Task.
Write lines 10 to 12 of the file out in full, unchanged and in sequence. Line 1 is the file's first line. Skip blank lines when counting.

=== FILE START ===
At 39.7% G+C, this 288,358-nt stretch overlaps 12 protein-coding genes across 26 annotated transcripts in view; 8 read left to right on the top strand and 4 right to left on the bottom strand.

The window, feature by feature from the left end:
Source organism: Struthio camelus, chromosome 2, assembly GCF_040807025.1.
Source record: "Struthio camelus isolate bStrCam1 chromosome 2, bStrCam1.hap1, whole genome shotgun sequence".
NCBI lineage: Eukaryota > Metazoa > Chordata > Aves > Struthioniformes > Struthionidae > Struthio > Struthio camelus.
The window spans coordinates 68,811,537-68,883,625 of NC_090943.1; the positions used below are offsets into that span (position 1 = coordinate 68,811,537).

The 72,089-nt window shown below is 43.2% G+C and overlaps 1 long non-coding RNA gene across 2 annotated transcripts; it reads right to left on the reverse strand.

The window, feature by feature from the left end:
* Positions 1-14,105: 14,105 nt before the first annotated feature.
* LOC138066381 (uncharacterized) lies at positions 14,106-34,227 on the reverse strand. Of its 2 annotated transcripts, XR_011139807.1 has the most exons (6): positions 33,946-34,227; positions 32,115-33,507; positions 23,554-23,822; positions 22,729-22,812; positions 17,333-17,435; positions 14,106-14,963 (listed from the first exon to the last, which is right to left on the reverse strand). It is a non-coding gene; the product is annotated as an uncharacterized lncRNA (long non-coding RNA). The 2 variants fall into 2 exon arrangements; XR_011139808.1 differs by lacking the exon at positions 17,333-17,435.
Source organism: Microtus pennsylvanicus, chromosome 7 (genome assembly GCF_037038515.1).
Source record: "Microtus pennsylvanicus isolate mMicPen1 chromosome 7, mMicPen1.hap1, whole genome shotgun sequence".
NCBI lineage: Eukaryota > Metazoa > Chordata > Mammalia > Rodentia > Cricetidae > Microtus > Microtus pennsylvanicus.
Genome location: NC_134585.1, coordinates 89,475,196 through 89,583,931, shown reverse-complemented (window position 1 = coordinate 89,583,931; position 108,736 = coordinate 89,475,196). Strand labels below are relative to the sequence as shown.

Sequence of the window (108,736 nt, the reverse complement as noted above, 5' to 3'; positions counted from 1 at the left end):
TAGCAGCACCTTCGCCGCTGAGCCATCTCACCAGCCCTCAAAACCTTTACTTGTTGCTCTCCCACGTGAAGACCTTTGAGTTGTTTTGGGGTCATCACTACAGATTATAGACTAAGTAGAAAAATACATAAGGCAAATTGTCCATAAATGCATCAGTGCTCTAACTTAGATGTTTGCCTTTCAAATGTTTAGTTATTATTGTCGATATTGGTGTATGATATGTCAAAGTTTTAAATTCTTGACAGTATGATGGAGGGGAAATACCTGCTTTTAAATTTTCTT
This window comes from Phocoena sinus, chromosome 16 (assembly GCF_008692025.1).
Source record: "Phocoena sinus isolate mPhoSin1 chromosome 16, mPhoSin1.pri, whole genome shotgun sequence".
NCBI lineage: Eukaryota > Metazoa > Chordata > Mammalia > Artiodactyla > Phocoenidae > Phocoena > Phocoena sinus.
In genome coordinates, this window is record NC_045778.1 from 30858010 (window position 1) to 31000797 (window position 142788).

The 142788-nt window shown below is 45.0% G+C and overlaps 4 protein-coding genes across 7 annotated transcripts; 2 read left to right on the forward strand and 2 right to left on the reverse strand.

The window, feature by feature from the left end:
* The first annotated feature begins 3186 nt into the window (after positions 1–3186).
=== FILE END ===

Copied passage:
* LOC138066381 (uncharacterized) lies at positions 14,106-34,227 on the reverse strand. Of its 2 annotated transcripts, XR_011139807.1 has the most exons (6): positions 33,946-34,227; positions 32,115-33,507; positions 23,554-23,822; positions 22,729-22,812; positions 17,333-17,435; positions 14,106-14,963 (listed from the first exon to the last, which is right to left on the reverse strand). It is a non-coding gene; the product is annotated as an uncharacterized lncRNA (long non-coding RNA). The 2 variants fall into 2 exon arrangements; XR_011139808.1 differs by lacking the exon at positions 17,333-17,435.
Source organism: Microtus pennsylvanicus, chromosome 7 (genome assembly GCF_037038515.1).
Source record: "Microtus pennsylvanicus isolate mMicPen1 chromosome 7, mMicPen1.hap1, whole genome shotgun sequence".